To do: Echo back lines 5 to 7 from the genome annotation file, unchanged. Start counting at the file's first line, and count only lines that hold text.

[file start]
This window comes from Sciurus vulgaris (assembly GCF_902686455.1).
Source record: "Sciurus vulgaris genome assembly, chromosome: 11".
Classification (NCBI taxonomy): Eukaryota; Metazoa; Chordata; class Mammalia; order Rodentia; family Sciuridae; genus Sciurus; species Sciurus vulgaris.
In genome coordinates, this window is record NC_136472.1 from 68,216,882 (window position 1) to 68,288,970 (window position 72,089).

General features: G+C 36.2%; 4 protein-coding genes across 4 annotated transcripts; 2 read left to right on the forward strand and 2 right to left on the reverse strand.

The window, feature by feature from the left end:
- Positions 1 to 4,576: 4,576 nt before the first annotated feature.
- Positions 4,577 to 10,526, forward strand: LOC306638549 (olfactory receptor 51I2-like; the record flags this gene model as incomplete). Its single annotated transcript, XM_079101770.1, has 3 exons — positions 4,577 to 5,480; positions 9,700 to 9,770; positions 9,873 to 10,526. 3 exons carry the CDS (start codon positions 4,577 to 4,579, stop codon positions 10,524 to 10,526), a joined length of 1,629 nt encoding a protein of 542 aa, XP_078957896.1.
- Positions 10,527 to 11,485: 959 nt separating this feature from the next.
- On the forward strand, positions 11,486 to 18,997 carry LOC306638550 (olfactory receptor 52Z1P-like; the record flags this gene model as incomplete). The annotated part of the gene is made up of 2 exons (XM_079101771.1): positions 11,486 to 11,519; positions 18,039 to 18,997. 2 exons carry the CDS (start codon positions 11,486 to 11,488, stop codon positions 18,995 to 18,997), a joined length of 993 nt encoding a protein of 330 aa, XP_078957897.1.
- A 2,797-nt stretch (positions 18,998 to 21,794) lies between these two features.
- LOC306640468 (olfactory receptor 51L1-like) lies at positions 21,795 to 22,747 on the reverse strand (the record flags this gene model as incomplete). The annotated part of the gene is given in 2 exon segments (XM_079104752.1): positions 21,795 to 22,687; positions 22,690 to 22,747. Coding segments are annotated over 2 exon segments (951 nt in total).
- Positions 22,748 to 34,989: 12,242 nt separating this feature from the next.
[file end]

General features: G+C 36.2%; 4 protein-coding genes across 4 annotated transcripts; 2 read left to right on the forward strand and 2 right to left on the reverse strand.

The window, feature by feature from the left end:
- Positions 1 to 4,576: 4,576 nt before the first annotated feature.